Stoic Week 2013 Day 1
Today is the beginning of Stoic Week 2013, which is an experiment in practical philosophy. I have recently become interested in Stoicism after my significant other read the wikipedia page on the Stoics and immediately declared that I am a Stoic, or at the very least share a lot of their beliefs. With a bit of Googling I stumbled across Stoic Week and decided it would be a great way to introduce myself to their ideas (above and beyond the few Marcus Aurelius quotes I had seen float past my social media news feeds over the years).
The theme for Day 1 is: “What is in our power?”
One of the central themes of Stoicism is developing awareness of what is within our power and that which is not. Epictetus, in his Enchiridion, wrote:There are things which are within our power, and there are things which are beyond our power. Within our power are opinion, aim, desire, aversion, and, in one word, whatever affairs are our own. Beyond our power are body, property, reputation, office, and, in one word, whatever are not properly our own affairs.
When we expect things which are not in our power to act as if they are under our control we will often experience negative emotions such as anger, frustration, anxiety, and depression. Likewise, and this is me riffing on this idea a little, when we lose sight of those things which are in our power we can overlook opportunities to influence and improve even the most dire of situations. They key is to rationally determine which are which and develop the necessary mindfulness to be able employ that knowledge to help maintain emotional balance. Or at least that is my understanding as of day 1. This concept makes me think of two things. The first is the popular “Serenity Prayer” which reads,God grant me the serenity to accept the things I cannot change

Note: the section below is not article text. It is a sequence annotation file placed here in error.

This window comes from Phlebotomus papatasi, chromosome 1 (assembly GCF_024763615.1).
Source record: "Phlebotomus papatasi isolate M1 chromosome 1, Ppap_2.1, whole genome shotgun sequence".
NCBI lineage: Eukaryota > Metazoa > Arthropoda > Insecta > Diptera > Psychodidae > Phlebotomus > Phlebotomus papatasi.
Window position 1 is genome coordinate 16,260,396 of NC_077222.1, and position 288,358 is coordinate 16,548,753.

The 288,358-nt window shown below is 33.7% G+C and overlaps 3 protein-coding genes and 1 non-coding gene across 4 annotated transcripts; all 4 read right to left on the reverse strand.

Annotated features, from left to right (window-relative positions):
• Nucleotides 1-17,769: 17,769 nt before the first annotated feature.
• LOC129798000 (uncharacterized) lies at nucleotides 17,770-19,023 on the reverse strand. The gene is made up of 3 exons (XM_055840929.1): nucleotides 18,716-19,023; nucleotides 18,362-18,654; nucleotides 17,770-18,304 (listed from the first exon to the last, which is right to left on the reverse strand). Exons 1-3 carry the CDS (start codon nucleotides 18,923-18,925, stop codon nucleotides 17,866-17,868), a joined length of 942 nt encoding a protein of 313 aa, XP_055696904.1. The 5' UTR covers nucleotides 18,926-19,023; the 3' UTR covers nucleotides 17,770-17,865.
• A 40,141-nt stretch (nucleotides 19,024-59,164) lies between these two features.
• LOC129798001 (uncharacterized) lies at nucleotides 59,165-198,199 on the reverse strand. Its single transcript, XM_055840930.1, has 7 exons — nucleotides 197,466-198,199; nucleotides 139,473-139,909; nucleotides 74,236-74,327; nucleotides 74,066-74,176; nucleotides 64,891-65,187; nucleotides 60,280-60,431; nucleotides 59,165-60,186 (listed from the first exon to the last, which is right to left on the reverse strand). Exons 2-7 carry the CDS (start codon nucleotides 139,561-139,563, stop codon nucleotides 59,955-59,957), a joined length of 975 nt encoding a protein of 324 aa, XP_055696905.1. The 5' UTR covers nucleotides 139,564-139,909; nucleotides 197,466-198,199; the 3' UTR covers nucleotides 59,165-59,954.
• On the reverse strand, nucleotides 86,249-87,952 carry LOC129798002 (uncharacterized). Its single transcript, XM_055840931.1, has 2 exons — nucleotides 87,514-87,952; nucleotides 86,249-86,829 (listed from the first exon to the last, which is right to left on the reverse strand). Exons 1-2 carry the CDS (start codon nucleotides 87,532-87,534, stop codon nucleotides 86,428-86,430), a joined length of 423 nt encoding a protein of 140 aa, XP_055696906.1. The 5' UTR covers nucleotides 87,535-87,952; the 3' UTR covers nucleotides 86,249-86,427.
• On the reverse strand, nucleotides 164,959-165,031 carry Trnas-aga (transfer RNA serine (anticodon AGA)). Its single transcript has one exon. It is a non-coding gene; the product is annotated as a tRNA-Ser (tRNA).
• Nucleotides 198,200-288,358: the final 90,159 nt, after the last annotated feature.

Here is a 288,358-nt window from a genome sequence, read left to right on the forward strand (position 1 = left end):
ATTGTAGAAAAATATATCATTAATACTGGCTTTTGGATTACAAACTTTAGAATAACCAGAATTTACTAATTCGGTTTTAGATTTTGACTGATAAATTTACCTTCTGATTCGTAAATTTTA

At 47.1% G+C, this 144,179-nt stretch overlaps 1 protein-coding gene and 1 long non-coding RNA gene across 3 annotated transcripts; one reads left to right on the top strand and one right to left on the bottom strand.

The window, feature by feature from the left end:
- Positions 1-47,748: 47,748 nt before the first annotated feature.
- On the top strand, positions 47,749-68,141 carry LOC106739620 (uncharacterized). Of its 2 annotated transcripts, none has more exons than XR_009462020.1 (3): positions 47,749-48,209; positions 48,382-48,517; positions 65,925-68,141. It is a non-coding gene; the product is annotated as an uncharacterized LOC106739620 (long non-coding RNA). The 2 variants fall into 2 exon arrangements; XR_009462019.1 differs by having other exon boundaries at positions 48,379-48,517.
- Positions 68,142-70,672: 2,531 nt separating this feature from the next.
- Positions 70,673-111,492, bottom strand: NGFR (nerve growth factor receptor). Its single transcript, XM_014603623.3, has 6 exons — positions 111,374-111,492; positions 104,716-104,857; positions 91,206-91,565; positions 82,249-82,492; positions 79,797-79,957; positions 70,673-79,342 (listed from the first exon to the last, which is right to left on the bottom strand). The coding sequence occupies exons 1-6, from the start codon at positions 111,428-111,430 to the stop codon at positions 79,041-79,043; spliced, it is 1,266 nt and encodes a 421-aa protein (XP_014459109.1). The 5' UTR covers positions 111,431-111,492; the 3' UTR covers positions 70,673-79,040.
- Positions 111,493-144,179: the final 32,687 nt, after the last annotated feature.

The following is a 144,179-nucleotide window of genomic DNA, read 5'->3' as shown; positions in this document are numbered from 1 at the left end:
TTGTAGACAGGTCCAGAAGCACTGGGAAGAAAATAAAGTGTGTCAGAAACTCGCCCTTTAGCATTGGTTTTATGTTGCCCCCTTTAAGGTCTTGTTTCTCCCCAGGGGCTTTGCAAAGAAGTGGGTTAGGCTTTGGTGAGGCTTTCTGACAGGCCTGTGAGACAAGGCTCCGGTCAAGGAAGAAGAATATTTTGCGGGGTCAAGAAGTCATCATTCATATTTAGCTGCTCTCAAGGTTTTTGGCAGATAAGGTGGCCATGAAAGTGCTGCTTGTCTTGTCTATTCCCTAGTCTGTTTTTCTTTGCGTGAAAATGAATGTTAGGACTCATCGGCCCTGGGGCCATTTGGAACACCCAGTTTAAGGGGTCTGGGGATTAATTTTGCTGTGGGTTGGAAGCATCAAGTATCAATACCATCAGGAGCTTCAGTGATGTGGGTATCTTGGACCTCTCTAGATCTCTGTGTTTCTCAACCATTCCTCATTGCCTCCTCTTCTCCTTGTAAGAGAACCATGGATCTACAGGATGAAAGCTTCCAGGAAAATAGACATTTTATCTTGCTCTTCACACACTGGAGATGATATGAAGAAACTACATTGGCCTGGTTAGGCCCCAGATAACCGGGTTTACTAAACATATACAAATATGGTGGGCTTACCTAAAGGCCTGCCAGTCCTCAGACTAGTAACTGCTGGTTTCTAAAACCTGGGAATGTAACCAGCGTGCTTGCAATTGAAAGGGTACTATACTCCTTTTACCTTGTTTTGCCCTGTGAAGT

The strength to change the things I can,
And the wisdom to know the difference.
The other, slightly more pop culture, reference it brings to mind is a line from Fight Club:No fear, no distractions. The ability to let that which does not matter truly slide.
Both quotes, in their serenity and lack of fear, seem to have echoes of the Stoic view for me. If I can begin to get a better handle on this concept alone, and begin to develop the mindfulness of it on a day to day basis, then this week will be worth it.